For “The Blair Witch Project” sequel, lightning couldn’t strike twice. Ten years later, however, Paramount is proving it’s possible to go from micro-budget to mega-profitable with “Paranormal Activity 2” looking to stretch its legs in its second frame.

This weekend should be telling as the film goes up against the last planned sequel of Lionsgate’s highly successful “Saw” series — raising speculation that “Paranormal” could become the next boffo horror franchise.

Studios have long invested in big-budget franchises, both on the live-action and animated fronts, to boost overall profitability by appealing to audiences on a worldwide scale.

But the success of “Paranormal 2” shows that pics in the low- to mid-budget range can be just as important to the bottom line.

Par’s sequel, budgeted at just $3 million, opened to a record-setting $40.7 million, narrowly beating another horror installment “Friday the 13th,” which last year earned $40.6 million for Warner Bros. during its opening weekend.

For years, franchises like “Friday the 13th” and “A Nightmare on Elm Street” have been inexpensive windfalls for the industry, with the “Saw” franchise the most recent mainstay with horror fans.

But after only two installments, it’s hard to predict whether “Paranormal” has the staying power to take its place for six or more installments.

Even at this point, the success of “Paranormal 2” should be welcome news for Par, as one studio distrib exec noted: “It’s not a franchise until after the second one works.”

For Warner’s “Sisterhood of the Traveling Pants” two-peat series and Fox’s “Diary of a Wimpy Kid,” (which has a sequel on the way) bestselling books help propel the pics, much like built-in fan bases for genre films.

Artisan called it quits after the “Blair Witch” sequel grossed a disappointing $26.4 million in 2000. Some B.O. observers said the film was too drastic a departure from its original black-and-white horror phenom. That pic, however, raised the bar for micro-budgeted filmmaking — costing about $25,000 and earning $140.5 million in domestic grosses.

In the case of “Paranormal 2,” Par benefited from not having a star-driven cast, which allowed production costs to stay low, though $3 million was up several notches from the first pic’s original $15,000 pricetag. “Paranormal 2” also benefited from relatively strong critical response, and even more glowing reviews from genre bloggers.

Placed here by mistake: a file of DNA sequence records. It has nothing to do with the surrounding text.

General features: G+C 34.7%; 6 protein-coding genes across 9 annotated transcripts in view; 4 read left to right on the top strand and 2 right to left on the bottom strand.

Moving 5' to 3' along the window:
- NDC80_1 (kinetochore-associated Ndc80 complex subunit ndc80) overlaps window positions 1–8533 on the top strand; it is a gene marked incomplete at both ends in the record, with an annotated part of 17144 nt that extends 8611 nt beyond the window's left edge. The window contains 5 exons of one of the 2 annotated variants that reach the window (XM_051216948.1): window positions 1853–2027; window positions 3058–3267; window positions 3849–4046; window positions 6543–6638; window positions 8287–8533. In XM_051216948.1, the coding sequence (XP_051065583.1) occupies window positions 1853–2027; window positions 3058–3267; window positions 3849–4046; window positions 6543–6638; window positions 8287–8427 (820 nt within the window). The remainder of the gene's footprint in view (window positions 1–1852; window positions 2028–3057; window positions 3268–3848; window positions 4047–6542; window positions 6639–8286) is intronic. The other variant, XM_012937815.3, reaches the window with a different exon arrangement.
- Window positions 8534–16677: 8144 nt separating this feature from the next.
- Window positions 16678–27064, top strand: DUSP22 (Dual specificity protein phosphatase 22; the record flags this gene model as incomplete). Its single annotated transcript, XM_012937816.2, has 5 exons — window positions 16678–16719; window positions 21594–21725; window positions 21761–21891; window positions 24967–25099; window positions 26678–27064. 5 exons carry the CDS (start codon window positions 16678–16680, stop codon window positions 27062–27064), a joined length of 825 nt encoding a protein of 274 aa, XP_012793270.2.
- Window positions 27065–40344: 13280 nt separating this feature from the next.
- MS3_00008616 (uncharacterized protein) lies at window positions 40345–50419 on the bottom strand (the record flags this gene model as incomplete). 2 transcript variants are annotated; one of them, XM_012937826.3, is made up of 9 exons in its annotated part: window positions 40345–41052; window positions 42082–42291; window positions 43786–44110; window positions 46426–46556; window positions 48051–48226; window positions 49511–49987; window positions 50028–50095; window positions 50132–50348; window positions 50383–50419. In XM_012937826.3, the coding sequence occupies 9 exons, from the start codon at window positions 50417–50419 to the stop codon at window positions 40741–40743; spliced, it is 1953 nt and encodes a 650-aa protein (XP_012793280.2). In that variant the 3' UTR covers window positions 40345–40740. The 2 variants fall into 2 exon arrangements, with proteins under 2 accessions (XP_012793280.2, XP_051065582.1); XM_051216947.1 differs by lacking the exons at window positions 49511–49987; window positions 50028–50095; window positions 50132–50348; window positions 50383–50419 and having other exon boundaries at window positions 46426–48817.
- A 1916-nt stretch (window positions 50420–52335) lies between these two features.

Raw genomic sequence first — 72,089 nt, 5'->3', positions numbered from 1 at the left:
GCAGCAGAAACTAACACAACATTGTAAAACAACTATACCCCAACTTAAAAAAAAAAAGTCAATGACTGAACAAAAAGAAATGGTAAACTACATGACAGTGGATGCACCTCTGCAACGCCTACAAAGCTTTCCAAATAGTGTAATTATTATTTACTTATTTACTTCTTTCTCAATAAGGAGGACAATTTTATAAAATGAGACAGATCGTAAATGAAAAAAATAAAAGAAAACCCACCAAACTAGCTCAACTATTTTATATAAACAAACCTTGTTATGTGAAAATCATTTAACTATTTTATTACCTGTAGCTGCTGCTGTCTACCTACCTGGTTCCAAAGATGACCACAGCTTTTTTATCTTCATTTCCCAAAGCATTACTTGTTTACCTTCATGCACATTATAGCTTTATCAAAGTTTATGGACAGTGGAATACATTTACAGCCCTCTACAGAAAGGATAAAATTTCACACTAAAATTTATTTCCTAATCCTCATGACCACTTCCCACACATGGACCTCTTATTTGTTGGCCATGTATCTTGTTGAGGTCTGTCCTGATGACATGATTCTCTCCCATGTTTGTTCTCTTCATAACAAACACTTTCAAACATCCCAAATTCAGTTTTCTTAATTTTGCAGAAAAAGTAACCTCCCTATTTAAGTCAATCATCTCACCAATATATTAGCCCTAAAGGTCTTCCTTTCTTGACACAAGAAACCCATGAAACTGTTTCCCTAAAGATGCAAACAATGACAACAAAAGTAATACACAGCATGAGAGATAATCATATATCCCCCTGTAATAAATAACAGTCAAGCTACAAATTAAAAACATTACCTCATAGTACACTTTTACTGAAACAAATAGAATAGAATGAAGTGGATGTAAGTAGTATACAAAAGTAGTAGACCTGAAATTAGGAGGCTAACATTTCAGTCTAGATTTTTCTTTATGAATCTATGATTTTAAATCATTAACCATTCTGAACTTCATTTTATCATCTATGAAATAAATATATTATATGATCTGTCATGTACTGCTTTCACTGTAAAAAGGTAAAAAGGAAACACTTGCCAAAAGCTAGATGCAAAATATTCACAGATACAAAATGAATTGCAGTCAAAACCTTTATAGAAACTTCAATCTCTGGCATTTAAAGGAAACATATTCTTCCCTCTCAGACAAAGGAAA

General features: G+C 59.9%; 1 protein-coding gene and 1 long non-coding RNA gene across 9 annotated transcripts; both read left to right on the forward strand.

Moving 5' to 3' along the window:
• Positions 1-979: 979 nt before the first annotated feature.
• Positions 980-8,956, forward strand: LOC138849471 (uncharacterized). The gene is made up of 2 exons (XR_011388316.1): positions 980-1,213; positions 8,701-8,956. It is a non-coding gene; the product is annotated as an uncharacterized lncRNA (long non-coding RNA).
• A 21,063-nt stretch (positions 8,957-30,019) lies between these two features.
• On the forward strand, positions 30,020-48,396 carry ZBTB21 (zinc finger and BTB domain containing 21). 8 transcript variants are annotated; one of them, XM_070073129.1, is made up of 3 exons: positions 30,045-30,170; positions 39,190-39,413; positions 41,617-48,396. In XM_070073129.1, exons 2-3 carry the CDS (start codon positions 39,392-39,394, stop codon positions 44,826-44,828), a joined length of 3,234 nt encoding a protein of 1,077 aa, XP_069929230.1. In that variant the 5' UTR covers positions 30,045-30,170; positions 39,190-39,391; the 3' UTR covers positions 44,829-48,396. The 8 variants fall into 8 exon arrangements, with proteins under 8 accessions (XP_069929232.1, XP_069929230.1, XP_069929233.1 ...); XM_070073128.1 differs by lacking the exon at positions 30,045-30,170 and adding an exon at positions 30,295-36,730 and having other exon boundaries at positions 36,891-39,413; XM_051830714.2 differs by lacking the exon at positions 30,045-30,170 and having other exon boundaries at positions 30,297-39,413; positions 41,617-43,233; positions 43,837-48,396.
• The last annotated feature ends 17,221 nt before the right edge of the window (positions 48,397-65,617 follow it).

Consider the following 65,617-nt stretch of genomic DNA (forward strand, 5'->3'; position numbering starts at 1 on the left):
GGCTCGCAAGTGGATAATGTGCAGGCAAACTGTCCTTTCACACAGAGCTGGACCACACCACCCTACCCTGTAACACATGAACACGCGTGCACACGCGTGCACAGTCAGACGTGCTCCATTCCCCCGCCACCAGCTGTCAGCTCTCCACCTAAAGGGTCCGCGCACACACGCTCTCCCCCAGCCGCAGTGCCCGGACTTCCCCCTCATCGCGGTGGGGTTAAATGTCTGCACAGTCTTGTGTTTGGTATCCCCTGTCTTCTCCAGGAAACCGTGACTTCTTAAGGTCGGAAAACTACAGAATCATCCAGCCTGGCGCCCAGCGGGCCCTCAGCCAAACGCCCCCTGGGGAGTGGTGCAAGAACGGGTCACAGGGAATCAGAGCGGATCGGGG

The first “Paranormal” was unprecedented in its ability to target young moviegoers through online promotions; Par partnered for the second time with marketing firm Eventful, which introduced the online Demand It campaign for the first pic.

“Demand It is unique in connecting fans around a live event,” said Eventful CEO Jordan Glazier.

Fans voted online to bring free screenings the day before the pic opened to the top 20 cities in North America. Par said the screenings were a thank-you to its fans, but also hoped they would help build word of mouth in anticipation of the wide release. Not coincidentally, the showings prompted photos of excited fans waiting in long lines to see the movie just before its official opening.

While Par relied on more traditional tools for “Paranormal 2” like TV spots and print advertising, the studio also used interactive ploys aimed at baiting fanboy participation. Along with tie-ins at Fantastic Fest, Par sent unmarked flash drives to blogs and media outlets that featured fragmented clips from the film.

Par has not yet committed to a third “Paranormal,” but it seems likely given the already profitable second installment.

And while low-budget franchises can point to a much higher profitability quotient, most insiders agree that the possibility of future “Paranormal” installments may depend on creative execution.

“It’s much more difficult to make low-level franchises than it is the big ones.” a B.O. pundit said.